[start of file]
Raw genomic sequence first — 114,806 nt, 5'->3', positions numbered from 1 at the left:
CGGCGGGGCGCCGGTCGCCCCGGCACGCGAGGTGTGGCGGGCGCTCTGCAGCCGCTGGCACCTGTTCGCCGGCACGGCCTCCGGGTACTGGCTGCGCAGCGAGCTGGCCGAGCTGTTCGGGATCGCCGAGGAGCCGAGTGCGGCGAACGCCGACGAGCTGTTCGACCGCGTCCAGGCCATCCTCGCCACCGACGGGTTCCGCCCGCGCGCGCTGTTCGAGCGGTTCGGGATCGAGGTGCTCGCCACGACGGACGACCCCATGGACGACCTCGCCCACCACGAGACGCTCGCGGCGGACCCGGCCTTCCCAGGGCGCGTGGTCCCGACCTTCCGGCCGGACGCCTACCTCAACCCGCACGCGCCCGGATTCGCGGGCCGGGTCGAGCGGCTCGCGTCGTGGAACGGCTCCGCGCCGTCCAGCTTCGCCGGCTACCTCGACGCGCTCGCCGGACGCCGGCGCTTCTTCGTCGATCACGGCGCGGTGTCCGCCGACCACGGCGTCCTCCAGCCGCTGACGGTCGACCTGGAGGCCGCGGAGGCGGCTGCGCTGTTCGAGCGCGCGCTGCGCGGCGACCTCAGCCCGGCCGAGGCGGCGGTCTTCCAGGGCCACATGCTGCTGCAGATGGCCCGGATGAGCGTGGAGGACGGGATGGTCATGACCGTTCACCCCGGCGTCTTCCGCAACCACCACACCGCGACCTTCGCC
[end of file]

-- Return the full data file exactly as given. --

Raw genomic sequence first — 114,806 nt, 5'->3', positions numbered from 1 at the left:
CGGCGGGGCGCCGGTCGCCCCGGCACGCGAGGTGTGGCGGGCGCTCTGCAGCCGCTGGCACCTGTTCGCCGGCACGGCCTCCGGGTACTGGCTGCGCAGCGAGCTGGCCGAGCTGTTCGGGATCGCCGAGGAGCCGAGTGCGGCGAACGCCGACGAGCTGTTCGACCGCGTCCAGGCCATCCTCGCCACCGACGGGTTCCGCCCGCGCGCGCTGTTCGAGCGGTTCGGGATCGAGGTGCTCGCCACGACGGACGACCCCATGGACGACCTCGCCCACCACGAGACGCTCGCGGCGGACCCGGCCTTCCCAGGGCGCGTGGTCCCGACCTTCCGGCCGGACGCCTACCTCAACCCGCACGCGCCCGGATTCGCGGGCCGGGTCGAGCGGCTCGCGTCGTGGAACGGCTCCGCGCCGTCCAGCTTCGCCGGCTACCTCGACGCGCTCGCCGGACGCCGGCGCTTCTTCGTCGATCACGGCGCGGTGTCCGCCGACCACGGCGTCCTCCAGCCGCTGACGGTCGACCTGGAGGCCGCGGAGGCGGCTGCGCTGTTCGAGCGCGCGCTGCGCGGCGACCTCAGCCCGGCCGAGGCGGCGGTCTTCCAGGGCCACATGCTGCTGCAGATGGCCCGGATGAGCGTGGAGGACGGGATGGTCATGACCGTTCACCCCGGCGTCTTCCGCAACCACCACACCGCGACCTTCGCC